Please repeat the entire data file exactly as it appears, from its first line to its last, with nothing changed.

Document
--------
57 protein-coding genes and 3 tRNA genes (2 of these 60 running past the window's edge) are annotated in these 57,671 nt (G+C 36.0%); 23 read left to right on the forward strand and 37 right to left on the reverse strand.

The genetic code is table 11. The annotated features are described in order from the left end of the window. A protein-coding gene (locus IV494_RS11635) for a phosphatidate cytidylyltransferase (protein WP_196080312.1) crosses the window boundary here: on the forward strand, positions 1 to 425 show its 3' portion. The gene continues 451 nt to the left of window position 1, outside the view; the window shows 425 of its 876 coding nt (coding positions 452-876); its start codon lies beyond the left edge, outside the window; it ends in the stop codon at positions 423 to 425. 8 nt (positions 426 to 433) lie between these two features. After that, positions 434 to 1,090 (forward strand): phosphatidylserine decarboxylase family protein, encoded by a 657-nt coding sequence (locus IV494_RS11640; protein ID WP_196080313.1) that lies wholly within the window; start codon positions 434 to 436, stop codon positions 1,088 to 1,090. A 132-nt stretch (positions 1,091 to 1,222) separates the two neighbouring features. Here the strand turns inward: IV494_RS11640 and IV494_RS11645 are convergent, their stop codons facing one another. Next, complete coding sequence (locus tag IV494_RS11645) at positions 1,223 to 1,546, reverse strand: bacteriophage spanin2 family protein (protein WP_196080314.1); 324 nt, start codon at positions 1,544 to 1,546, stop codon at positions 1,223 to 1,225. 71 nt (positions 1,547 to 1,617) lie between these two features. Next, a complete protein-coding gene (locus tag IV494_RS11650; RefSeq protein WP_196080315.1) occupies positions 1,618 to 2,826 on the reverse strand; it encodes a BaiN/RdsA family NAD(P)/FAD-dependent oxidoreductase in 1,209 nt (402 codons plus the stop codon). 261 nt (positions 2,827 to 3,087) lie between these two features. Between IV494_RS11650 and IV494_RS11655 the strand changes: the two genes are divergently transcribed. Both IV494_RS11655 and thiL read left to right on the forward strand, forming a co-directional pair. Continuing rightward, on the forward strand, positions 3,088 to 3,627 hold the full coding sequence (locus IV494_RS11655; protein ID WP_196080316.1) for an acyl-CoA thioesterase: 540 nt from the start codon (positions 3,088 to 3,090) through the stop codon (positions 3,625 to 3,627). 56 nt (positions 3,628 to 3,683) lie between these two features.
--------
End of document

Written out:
57 protein-coding genes and 3 tRNA genes (2 of these 60 running past the window's edge) are annotated in these 57,671 nt (G+C 36.0%); 23 read left to right on the forward strand and 37 right to left on the reverse strand.

The genetic code is table 11. The annotated features are described in order from the left end of the window. A protein-coding gene (locus IV494_RS11635) for a phosphatidate cytidylyltransferase (protein WP_196080312.1) crosses the window boundary here: on the forward strand, positions 1 to 425 show its 3' portion. The gene continues 451 nt to the left of window position 1, outside the view; the window shows 425 of its 876 coding nt (coding positions 452-876); its start codon lies beyond the left edge, outside the window; it ends in the stop codon at positions 423 to 425. 8 nt (positions 426 to 433) lie between these two features. After that, positions 434 to 1,090 (forward strand): phosphatidylserine decarboxylase family protein, encoded by a 657-nt coding sequence (locus IV494_RS11640; protein ID WP_196080313.1) that lies wholly within the window; start codon positions 434 to 436, stop codon positions 1,088 to 1,090. A 132-nt stretch (positions 1,091 to 1,222) separates the two neighbouring features. Here the strand turns inward: IV494_RS11640 and IV494_RS11645 are convergent, their stop codons facing one another. Next, complete coding sequence (locus tag IV494_RS11645) at positions 1,223 to 1,546, reverse strand: bacteriophage spanin2 family protein (protein WP_196080314.1); 324 nt, start codon at positions 1,544 to 1,546, stop codon at positions 1,223 to 1,225. 71 nt (positions 1,547 to 1,617) lie between these two features. Next, a complete protein-coding gene (locus tag IV494_RS11650; RefSeq protein WP_196080315.1) occupies positions 1,618 to 2,826 on the reverse strand; it encodes a BaiN/RdsA family NAD(P)/FAD-dependent oxidoreductase in 1,209 nt (402 codons plus the stop codon). 261 nt (positions 2,827 to 3,087) lie between these two features. Between IV494_RS11650 and IV494_RS11655 the strand changes: the two genes are divergently transcribed. Both IV494_RS11655 and thiL read left to right on the forward strand, forming a co-directional pair. Continuing rightward, on the forward strand, positions 3,088 to 3,627 hold the full coding sequence (locus IV494_RS11655; protein ID WP_196080316.1) for an acyl-CoA thioesterase: 540 nt from the start codon (positions 3,088 to 3,090) through the stop codon (positions 3,625 to 3,627). 56 nt (positions 3,628 to 3,683) lie between these two features.